The Nats next good chance came in the fourth, when Zimmerman singled into right and officially started scaring the bejeezus out of all of us as he hobbled around the basepaths.  Clint Robinson walked, giving the Nats two on and nobody out..... Yunel Escobar hit a tailor made double play on the first pitch to Jhonny Peralta, who took it to the bag himself and stared the 6-3 double play.  Jose Lobaton followed with his second (of four) strikeouts to end the threat.

In the fifth, the Nats had a glorious chance... and they (kind of) capitalized on it.  Danny Espinosa ripped a double off of the little sliver of wall right next to the fair pole for a leadoff double.  Max Scherzer grounded out to shortstop, but Espinosa made a terrific heads up play and took off for third after Peralta threw it.  Matt Adams came off the bag too soon and everybody was safe!  Denard Span singled to right field to tie the game and Scherzer went first to third to keep the Nats with a runners on the corners and nobody out situation.  Then came the fail........

  • Desmond hit a weak popup to second base on a 1-0 pitch at the bottom of the zone.
  • Bryce Harper struck out swinging at a fastball almost a foot off the plate away.
  • Ryan Zimmerman stung a grounder right at Peralta.

The Nats turned their second runners at the corners with nobody out situation of the inning into zero runs.  Scoring a second run here didn't even require a hit.  It just required decent contact from their number two or number three hitter with less than two outs and a runner on third.  Sigh.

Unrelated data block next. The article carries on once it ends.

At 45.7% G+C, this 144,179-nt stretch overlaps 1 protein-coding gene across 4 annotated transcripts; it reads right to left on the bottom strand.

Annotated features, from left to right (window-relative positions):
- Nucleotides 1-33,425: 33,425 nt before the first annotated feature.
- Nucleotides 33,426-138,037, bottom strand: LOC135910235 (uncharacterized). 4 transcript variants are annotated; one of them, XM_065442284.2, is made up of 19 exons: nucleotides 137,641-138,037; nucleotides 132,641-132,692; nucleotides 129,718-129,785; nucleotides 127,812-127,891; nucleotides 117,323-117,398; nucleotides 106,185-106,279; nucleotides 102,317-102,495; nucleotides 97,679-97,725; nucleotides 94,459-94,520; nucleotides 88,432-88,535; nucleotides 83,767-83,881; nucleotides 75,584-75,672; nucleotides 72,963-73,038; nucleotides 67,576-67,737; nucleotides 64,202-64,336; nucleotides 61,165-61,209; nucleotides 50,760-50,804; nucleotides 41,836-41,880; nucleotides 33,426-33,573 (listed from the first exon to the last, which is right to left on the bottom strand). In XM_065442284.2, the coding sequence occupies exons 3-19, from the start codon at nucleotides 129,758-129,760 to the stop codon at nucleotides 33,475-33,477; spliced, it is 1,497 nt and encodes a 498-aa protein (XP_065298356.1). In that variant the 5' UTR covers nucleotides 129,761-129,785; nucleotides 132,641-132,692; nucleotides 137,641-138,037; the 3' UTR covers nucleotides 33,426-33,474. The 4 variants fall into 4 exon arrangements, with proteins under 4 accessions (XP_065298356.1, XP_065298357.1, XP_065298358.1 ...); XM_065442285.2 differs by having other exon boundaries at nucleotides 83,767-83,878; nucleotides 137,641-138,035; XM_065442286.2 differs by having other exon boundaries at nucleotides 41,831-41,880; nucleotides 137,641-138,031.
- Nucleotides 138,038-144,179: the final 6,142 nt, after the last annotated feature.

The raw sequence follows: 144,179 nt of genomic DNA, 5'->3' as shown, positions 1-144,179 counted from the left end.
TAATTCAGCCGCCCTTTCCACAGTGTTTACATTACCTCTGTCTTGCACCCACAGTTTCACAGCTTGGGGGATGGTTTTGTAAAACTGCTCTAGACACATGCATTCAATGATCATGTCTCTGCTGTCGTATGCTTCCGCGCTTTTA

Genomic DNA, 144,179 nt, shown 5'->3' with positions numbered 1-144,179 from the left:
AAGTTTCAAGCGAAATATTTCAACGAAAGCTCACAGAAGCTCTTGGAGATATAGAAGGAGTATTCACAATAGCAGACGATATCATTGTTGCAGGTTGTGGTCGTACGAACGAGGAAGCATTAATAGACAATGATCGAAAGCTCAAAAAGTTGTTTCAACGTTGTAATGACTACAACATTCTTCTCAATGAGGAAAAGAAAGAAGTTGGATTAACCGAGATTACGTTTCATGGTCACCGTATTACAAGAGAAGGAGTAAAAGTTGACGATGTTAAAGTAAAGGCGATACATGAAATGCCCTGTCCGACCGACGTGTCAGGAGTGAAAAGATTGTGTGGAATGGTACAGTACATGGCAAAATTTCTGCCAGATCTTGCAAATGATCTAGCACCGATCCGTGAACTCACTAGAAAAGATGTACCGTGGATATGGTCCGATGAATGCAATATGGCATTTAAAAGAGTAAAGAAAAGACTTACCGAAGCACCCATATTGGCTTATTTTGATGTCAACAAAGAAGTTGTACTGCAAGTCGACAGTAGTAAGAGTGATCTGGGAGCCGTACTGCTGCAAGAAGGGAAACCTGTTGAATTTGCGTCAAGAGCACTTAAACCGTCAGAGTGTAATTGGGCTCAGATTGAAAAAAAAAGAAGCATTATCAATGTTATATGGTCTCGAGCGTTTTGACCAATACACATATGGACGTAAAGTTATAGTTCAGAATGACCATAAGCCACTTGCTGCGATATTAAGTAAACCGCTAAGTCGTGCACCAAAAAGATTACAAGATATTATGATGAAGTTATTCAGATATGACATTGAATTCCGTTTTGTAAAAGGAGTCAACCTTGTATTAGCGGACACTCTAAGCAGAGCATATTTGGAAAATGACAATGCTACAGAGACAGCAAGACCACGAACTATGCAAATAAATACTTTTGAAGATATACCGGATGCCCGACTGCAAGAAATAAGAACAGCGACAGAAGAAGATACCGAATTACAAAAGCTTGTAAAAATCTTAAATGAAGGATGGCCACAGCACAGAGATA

The Nats final real chance came against the Cardinals bullpen.  Desmond led off the eighth with a double and Harper walked behind him, but Ryan Zimmerman did exactly what Escobar did in the fourth.  He hit the first pitch right at Jhonny Peralta, who began a 6-4-3.  Clint Robinson flied out to center to end the threat.

That was pretty much the ballgame in a nutshell.  There were two really good pitchers on the mound.  They both made a few mistakes.  The Cardinals made Scherzer pay for his mistakes.  The Nationals did not make Wacha pay for his.

The bullpen

I was fine with how the bullpen was managed today.  I know that there were some people who were upset that Scherzer was removed at 82 pitches, but his spot came up in the order in the bottom of the seventh with one out and the Nats trailing 2-1.  I know that I fall on the different side of the DH debate from most of you here at Federal Baseball, but...... If you want the pitcher's spot to have to bat in the lineup, don't get upset when a starter with a manageable pitch count is removed with the team trailing by a run and only eight outs remaining.  There were reports after the game that Scherzer jammed his hand, which apparently also factored into the decision.

I liked Thornton as the choice to replace Scherzer with Carpenter, Heyward, and Holliday due up in the eighth.  I'm good with the decision to have him face Holliday and pitch him carefully as well, given that Matt Adams was the on-deck hitter.  Holliday is just a good hitter regardless of platoon splits.  He actually has a better career average (.310) and slugging percentage (.527) against right-handed pitchers.  Thornton is relatively platoon neutral.  As long as Thornton limits the damage against Holliday, keeping him in the game for Adams is important.  Alas, the Cardinals pinch hit for Adams with Mark Reynolds.  Then Williams went to Barrett and some clowns showed up.

At the end of the day, the Nats never scratched that second run across anyway.... They had their chances in this one.  They just didn't make them count.